“In accordance with the usual custom where regiments suffer on the field of battle, I have the honor of reporting to you the facts and particulars so far as the regiment I command is concerned,” Fellows opened his letter to the governor. He then suggested that the 9th’s long marches and hard fighting were “unprecedented in the history of any regiment which has seen but a single months service.”

As the regiment marched from Middletown, Va., to South Mountain in Maryland, Fellows wrote, “the ears of our young men were first made acquainted with the roar of artillery and their eyes glistened with eagerness to be brought into the contest.” They were, by his account, pleased to fight under “the gallant Burnside, the gen. who never yet lost a battle.”

When their brigadier general, James Nagle, ordered his men to fix bayonets and clear a cornfield, the 9th “gallantly went into the contest on the ‘double quick’ and rushed up the hill with a spirit of determination that would do honor to veterans,” Fellows wrote.

“Then was the time that New Hampshire and South Carolina blood was tested as to courage and true heroic valor. No sooner had I given the order ‘charge bayonets’ than the glistening salve bayonets were pointed towards South Carolina hearts and with a tremendous yell my regiment rushed into the fight making the whole line of battle near us echo with their cheers and hurrahs. For more than 100 rods the battling rung loud and deep above the roar of artillery and other regiments near the 9th gave it the name of the ‘bloody ninth’ for its gallantry at the famous bayonet charge.”

Here Fellows paused in his narrative to call out one of his company commanders. He identified him, too: Charles W. Edgerly, a 33-year-old captain from Dover who in civilian life had been the foreman of an engine company. He led the 9th’s Company H, many of whose men he had recruited.

Alas, at South Mountain, Fellows wrote the governor, “One officer . . . disgraced himself and it is my duty to inform you of this fact, an unpleasant but imperative duty. When the order was given to lead, previous to the battle, Capt. C. W. Edgerly of Co. H from Rochester, suddenly was taken weak at the knees and complained of being foot sore and asked Lieut. John G. Lewis to lead his company into the battle which Lt. Lewis did in a noble manner, gallantly leading them wherever there was most danger.”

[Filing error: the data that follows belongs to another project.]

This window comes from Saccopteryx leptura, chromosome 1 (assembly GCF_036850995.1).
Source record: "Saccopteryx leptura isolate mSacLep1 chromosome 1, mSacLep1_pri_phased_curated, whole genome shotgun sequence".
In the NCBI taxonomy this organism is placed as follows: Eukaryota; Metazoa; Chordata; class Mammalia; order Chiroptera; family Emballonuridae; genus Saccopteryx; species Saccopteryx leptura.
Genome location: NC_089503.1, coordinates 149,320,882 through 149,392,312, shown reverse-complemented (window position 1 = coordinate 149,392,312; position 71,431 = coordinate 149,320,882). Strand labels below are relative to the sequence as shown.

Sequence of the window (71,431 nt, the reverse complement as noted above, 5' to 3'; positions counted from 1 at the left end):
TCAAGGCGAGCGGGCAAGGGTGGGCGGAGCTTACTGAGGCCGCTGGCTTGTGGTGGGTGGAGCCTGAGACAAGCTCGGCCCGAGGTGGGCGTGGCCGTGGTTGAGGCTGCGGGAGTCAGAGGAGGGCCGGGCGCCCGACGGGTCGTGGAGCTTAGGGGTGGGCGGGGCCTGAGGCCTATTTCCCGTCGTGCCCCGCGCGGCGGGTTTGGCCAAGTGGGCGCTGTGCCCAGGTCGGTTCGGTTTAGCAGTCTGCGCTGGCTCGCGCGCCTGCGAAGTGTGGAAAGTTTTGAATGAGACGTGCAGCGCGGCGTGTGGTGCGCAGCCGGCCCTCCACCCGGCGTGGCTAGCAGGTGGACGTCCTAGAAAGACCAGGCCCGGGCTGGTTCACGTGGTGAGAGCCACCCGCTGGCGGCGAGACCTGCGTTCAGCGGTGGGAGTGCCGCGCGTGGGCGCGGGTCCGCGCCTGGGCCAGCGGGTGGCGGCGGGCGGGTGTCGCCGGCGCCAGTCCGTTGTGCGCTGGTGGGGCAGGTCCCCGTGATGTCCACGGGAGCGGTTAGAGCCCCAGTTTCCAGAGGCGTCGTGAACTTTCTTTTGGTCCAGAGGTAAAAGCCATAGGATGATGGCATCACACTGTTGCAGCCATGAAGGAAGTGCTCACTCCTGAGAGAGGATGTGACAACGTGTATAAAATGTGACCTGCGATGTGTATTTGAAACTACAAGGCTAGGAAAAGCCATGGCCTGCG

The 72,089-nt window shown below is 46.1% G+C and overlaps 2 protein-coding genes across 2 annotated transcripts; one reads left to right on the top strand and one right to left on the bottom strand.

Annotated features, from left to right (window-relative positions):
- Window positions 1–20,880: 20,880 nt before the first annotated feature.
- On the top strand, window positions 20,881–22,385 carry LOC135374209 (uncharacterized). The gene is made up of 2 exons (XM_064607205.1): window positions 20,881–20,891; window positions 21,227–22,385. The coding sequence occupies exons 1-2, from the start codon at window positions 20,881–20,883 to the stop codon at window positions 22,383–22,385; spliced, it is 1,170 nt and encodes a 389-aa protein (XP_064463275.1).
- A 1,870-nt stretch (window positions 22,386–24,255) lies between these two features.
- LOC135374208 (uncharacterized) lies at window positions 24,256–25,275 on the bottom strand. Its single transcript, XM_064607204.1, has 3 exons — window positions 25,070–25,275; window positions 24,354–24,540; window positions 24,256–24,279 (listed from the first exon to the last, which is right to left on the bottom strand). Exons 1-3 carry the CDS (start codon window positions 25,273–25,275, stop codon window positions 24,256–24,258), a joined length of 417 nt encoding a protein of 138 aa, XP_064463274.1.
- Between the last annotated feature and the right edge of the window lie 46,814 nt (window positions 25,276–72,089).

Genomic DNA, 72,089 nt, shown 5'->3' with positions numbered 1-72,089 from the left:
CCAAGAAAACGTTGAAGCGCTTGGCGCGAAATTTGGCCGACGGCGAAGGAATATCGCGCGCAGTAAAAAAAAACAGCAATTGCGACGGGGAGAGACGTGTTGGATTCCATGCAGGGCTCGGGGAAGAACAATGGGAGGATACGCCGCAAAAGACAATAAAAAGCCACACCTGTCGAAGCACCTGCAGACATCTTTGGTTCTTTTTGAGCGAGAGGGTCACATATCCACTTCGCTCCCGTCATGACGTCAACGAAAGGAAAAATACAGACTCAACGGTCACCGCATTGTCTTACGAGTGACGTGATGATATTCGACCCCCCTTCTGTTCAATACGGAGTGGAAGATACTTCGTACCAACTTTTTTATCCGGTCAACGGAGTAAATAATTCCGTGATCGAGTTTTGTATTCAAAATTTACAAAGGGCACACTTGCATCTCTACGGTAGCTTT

Three days later at Antietam, the 9th was positioned on a hillside above the Stone Bridge, now known as Burnside’s Bridge, on the far left of the Union line. Fellows characterized the battlefield as the place where “by far the hardest fighting was done and the greatest carnage witnessed that ever happened in America.”

After four hours under fire in a perilous position, the 9th crossed the bridge. Other regiments had taken it, but this move took courage. “We crossed the bridge under a galling fire and with tremendous cheering placed our regimental colors, which were so peacefully unfurled in Concord in front of the state house, on the bloody field on the other side of the river where the rebel dead and wounded lay piled in every direction,” Fellows wrote.

As his regiment held its new position until dark, “a rebel fire of grape canister and shell was poured into our ranks and many of our brave fellows were wounded here with the exploding of shells and the terrific fire of grape which here rained upon us like hailstones falling in a hailstorm and from which there was no possible protection.”

For a new regiment of 1,000 men, the 9th’s casualties at the two battles were relatively light. They lost two killed or mortally wounded at South Mountain, eight at Antietam. Fellows nevertheless closed his account by asking that Gov. Berry give his men their due.

“And now, Governor,” he wrote, “I have given a brief sketch of what my regiment has done in a single month and would ask where there is another that has performed equal service in so short a time? In two weeks we marched 85 miles in a broiling sun, was in one skirmish and helped fight the two greatest battles of modern times for which we have received the special commendation of our Generals in Command.”

The war would inflict far more death and misery on the 9th New Hampshire. The chapter in Our War on its fights during Grant’s Overland Campaign in 1864 serves as a startling contrast to the South Mountain-Antietam chapter. The regiment, though much smaller by then, lost 55 killed at Spotsylvania Court House alone.

As for the two officers whose reputations were broken and made in Fellows’s letter to Berry, their fates matched their performance at South Mountain. The weak-kneed, footsore Capt. Edgerly clung to his rank until Feb. 27, 1863, when he resigned.

By then, Lt. John G. Lewis was dead. A native of Dublin, N.H., he was 44 years old. Long before the war he had moved to Lancaster, north of the White Mountains, where he was a farmer. As the 9th New Hampshire moved into position at Fredericksburg, Va., on Dec. 13, 1862, a piece of artillery shell struck him below the ear and severed an artery.